Our Cancer Stories are so similar, mine and Garys!

by Valerie
(Edmonton, Alberta, Canada)


My story is not a Skin cancer story; it is a Tonsil cancer story. I was diagnosed in November of 09 with Squamous Cell Tonsil cancer, stage 4. I had a 17-hour surgery in February of 2010. My surgery was very extensive and radical and there were complications as the flap failed and twisted so they had to go back in and fix it. I was in the burn unit ICU for over 5 days as my lung collapsed. This is what my sugary consisted of:

Transmandibular Transoral Excision of Oropharyngeal Cancer
Bilateral Neck Dissection
Left Submandibular Gland Transfer
Left Radial Forearm Free Flap
STSG ( Split Thickness skin graft) from left thigh to left forearm

The surgery was followed by 30 radiations and 3 chemos for enhancing the radiation. Radiation was the worst thing I ever had personally been through. I really thought I was going to die. I had radiation on both my left and right side of my throat and neck as I had lymph nodes that were affected on both sides.

I had had a PEG tube installed previous to the radiation and within two weeks in I could not swallow a thing! I am very thankful for having the Peg tube. I though, like everyone else who needs it for cancer could not wait to get rid of it. The following August I started with a group therapy class to start eating and get rid of the tube. Soon everyone was passing me by, they were eating way more then me and got rid of their tubes within about 4 to 6 months. I decided then that I needed a one on one therapist.

I started going to this therapist in November and was told that if anyone could get me eating again she could. By Christmas I was eating soups, yoghurts, puddings and mashed potatoes with lots of gravy. I was taking in about 1000 calories by mouth, and it was feeling good. Later on though she decided I was ready for solids even though the video x-rays said different. I kept telling her it was not working and I still was not eating what my 3-year-old grand daughter ate. She kept saying I was doing fine.

My video x-rays showed all along that I was aspirating silently. The techs there were quite worried about me getting pneumonia, due to the aspirating. My therapist ignored what they were saying and was sure it was that I just needed to strengthen the muscles in my throat.

I ended up with Aspirational Pneumonia at the first of May this year! I was then taken off all food by mouth and told to stay off until I have all the tests done at the first part of July. So now I am back at square one and very frustrated. They will be starting with an other video x-ray followed by a battery of tests.

My therapist wants me to practice dry swallowing without wetting the inside of my mouth to strengthen the muscles in my throat. I have talked to many “normal” people and asked if they can do this and they have all said it is impossible to do when their mouths are dry. I will practice and hope I can do it and strengthen my muscles. I am hoping that they do a “esophagus stretch” as I know it shrunk with the radiation I had and feel that it would be the solution or part of the solution to my problems.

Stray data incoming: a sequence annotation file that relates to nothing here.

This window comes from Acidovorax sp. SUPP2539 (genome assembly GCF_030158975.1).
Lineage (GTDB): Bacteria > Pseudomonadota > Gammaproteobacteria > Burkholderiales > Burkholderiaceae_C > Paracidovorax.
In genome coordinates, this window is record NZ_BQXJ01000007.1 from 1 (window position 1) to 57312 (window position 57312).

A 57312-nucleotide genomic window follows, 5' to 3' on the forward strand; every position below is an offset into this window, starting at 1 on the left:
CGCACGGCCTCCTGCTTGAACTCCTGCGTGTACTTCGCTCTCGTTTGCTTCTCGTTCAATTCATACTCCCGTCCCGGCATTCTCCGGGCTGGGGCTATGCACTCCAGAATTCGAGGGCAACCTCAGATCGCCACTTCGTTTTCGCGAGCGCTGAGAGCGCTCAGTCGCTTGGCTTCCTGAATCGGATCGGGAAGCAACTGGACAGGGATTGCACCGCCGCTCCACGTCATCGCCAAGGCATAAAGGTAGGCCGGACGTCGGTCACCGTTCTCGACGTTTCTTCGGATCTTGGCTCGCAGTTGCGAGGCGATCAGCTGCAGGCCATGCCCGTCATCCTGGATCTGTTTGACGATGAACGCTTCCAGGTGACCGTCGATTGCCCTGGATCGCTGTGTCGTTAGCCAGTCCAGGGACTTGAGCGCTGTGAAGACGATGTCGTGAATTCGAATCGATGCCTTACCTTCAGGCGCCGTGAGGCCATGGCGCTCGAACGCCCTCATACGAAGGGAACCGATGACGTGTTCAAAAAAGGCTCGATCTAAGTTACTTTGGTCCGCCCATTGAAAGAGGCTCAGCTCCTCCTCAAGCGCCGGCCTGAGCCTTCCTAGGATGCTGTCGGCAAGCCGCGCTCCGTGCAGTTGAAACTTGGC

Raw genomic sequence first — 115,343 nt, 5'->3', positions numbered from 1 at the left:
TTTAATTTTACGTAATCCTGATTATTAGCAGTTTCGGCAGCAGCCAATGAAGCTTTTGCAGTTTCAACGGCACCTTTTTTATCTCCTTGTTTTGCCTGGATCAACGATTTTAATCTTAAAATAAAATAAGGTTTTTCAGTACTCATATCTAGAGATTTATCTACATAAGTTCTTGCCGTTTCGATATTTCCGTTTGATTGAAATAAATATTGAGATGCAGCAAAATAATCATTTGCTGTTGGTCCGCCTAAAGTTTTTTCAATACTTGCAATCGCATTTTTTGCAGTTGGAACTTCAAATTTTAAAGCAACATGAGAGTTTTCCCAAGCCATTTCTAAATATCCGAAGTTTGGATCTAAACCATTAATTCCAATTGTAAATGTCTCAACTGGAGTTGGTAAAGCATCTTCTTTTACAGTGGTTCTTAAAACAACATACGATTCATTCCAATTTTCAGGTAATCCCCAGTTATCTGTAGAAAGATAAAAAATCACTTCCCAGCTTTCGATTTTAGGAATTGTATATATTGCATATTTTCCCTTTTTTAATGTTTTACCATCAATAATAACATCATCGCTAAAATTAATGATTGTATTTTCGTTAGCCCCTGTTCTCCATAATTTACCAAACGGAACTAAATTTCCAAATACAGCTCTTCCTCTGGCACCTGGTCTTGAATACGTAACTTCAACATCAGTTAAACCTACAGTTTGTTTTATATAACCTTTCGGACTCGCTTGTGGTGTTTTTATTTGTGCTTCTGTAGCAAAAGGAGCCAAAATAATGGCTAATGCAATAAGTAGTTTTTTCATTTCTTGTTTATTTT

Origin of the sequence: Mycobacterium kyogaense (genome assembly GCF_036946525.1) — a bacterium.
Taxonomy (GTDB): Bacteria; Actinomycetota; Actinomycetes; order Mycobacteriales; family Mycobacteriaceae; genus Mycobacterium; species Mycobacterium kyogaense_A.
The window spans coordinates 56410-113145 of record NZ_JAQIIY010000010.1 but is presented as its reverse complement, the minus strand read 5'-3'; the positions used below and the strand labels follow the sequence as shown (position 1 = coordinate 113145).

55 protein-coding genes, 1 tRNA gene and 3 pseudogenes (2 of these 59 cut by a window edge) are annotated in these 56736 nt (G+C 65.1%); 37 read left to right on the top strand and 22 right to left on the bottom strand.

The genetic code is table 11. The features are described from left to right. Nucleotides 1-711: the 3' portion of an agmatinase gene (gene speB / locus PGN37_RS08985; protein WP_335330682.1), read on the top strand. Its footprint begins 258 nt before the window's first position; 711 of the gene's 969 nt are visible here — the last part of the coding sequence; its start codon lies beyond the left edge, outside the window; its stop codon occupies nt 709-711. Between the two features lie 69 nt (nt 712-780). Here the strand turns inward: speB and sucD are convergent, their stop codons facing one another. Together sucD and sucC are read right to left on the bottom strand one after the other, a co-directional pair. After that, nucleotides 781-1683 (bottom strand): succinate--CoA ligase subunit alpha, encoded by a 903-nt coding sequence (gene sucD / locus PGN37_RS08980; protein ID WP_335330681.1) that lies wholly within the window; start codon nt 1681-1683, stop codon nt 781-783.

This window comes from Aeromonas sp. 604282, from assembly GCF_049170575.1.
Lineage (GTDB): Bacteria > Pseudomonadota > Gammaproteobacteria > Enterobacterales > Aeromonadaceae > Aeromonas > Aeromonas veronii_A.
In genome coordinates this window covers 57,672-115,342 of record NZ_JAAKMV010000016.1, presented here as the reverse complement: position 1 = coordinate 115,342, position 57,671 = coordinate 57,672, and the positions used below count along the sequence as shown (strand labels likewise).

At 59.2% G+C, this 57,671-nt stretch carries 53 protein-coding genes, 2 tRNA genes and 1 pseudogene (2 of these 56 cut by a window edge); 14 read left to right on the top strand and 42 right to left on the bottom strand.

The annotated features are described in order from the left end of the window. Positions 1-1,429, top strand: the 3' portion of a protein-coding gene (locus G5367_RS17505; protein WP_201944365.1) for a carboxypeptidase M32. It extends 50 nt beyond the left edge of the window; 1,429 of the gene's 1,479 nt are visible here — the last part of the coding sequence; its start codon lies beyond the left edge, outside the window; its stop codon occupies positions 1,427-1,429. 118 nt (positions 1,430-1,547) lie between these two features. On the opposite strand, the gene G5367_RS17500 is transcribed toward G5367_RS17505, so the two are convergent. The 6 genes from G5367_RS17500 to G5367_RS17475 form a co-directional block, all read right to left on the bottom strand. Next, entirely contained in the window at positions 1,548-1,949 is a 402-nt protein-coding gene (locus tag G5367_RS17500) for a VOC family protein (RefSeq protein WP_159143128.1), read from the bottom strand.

I am hoping that there is a solution and that I will be able to eat by mouth again. But if it comes to protecting my lungs from pneumonia I will do whatever it takes to keep healthy. If it comes down to being on the tube for life I will deal with that. I won’t give up until I have all the results. I beat cancer and will not let my lungs be destroyed by my aspirating problems, and I will try everything until I run out of options!

My doctor has put me on Previcid for acid reflux because if I happen to aspirate the stomach acid it could be deadly. Also they have given me an infant nasal mist for sinus problems that are connected to my condition. He says the normal spray is too easy to be swallowed and aspirated which also would be dangerous for me.

Thank you Gary for emailing me back and inviting me to tell my story here. I was so glad to find someone who shares a similar story to mine. I don’t feel quite as alone.

Sunshine and Smiles Val

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Prayers To You
by: Anonymous

Hello Val,
First of all I have to say God Bless you for the survivor in you to battle cancer and win. You still have much to go through and I believe you can and will do it. I will keep you in my prayers.

Please keep us posted on your recovery. (I am a Basal Cell Cancer survivor I think; they are not sure if it is gone. I still have bumps all around the incision site 4 months post op. and they don't know why.. they have never seen anything like it according to them. Urrrgggh!)

Unhappy Basal Cell Patient

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Updated July 1, 2015


Hi! My name is Nick and I’m 56 yrs. old and this is part of my story. Let me tell you, I was like a lot of people out there and I had no idea that skin cancer was anything bad. I had Basal cell back in 2007, but that was no big deal and it was removed and that was the end of that. No one told me that it was a type of skin cancer (I looked it up on my computer). But still no big deal, it would not kill me.
But I did know the word "Melanoma"....." --by Nick

Read more of Nick's Story

Scared to Death!!! - by Shelly

Our Cancer Stories are so similar, mine and Gary's! - by Valerie  

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Bottom Line
The Weather Channel has done well posting this information and photos to help you spot skin cancer, including melanoma.
It can be hard to spot, even for a professional.
The bottom line is to get an expert's opinion about any suspicious mole or lesion on your skin. If necessary, get a second opinion  and/or request a biopsy. it’s always better to be safe than sorry.

Don’t put your very life at risk!